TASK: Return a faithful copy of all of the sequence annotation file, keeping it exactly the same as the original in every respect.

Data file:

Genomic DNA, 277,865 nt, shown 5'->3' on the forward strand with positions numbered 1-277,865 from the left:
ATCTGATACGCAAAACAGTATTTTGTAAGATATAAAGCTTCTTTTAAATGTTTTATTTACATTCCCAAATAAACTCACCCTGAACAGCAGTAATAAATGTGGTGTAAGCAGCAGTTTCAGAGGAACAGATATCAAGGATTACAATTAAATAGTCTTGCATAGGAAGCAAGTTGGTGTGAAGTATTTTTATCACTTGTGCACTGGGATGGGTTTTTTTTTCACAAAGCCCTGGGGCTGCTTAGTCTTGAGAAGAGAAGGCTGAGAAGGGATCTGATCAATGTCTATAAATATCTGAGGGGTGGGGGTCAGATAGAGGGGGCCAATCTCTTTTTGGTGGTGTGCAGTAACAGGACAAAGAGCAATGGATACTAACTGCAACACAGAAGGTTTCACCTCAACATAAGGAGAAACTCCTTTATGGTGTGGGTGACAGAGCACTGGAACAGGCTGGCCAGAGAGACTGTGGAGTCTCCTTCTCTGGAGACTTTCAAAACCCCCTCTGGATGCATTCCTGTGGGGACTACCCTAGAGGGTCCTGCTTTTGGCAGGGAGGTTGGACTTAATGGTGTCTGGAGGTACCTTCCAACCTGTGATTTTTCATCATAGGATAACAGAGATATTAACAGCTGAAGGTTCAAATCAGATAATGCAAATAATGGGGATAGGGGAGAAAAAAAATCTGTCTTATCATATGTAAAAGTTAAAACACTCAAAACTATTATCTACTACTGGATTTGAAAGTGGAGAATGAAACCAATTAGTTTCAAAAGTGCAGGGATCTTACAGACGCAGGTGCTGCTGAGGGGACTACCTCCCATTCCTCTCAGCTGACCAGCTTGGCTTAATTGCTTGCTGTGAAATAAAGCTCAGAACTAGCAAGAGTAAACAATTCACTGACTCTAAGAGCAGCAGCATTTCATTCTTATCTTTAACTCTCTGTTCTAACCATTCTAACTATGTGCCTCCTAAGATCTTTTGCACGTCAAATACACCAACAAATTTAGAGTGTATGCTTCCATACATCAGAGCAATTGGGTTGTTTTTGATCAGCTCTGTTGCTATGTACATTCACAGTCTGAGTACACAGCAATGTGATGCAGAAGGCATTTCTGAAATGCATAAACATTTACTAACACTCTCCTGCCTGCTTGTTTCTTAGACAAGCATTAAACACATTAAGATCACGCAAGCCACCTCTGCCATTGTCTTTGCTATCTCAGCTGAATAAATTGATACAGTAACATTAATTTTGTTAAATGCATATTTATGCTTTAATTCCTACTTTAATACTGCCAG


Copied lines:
Genomic DNA, 277,865 nt, shown 5'->3' on the forward strand with positions numbered 1-277,865 from the left:
ATCTGATACGCAAAACAGTATTTTGTAAGATATAAAGCTTCTTTTAAATGTTTTATTTACATTCCCAAATAAACTCACCCTGAACAGCAGTAATAAATGTGGTGTAAGCAGCAGTTTCAGAGGAACAGATATCAAGGATTACAATTAAATAGTCTTGCATAGGAAGCAAGTTGGTGTGAAGTATTTTTATCACTTGTGCACTGGGATGGGTTTTTTTTTCACAAAGCCCTGGGGCTGCTTAGTCTTGAGAAGAGAAGGCTGAGAAGGGATCTGATCAATGTCTATAAATATCTGAGGGGTGGGGGTCAGATAGAGGGGGCCAATCTCTTTTTGGTGGTGTGCAGTAACAGGACAAAGAGCAATGGATACTAACTGCAACACAGAAGGTTTCACCTCAACATAAGGAGAAACTCCTTTATGGTGTGGGTGACAGAGCACTGGAACAGGCTGGCCAGAGAGACTGTGGAGTCTCCTTCTCTGGAGACTTTCAAAACCCCCTCTGGATGCATTCCTGTGGGGACTACCCTAGAGGGTCCTGCTTTTGGCAGGGAGGTTGGACTTAATGGTGTCTGGAGGTACCTTCCAACCTGTGATTTTTCATCATAGGATAACAGAGATATTAACAGCTGAAGGTTCAAATCAGATAATGCAAATAATGGGGATAGGGGAGAAAAAAAATCTGTCTTATCATATGTAAAAGTTAAAACACTCAAAACTATTATCTACTACTGGATTTGAAAGTGGAGAATGAAACCAATTAGTTTCAAAAGTGCAGGGATCTTACAGACGCAGGTGCTGCTGAGGGGACTACCTCCCATTCCTCTCAGCTGACCAGCTTGGCTTAATTGCTTGCTGTGAAATAAAGCTCAGAACTAGCAAGAGTAAACAATTCACTGACTCTAAGAGCAGCAGCATTTCATTCTTATCTTTAACTCTCTGTTCTAACCATTCTAACTATGTGCCTCCTAAGATCTTTTGCACGTCAAATACACCAACAAATTTAGAGTGTATGCTTCCATACATCAGAGCAATTGGGTTGTTTTTGATCAGCTCTGTTGCTATGTACATTCACAGTCTGAGTACACAGCAATGTGATGCAGAAGGCATTTCTGAAATGCATAAACATTTACTAACACTCTCCTGCCTGCTTGTTTCTTAGACAAGCATTAAACACATTAAGATCACGCAAGCCACCTCTGCCATTGTCTTTGCTATCTCAGCTGAATAAATTGATACAGTAACATTAATTTTGTTAAATGCATATTTATGCTTTAATTCCTACTTTAATACTGCCAG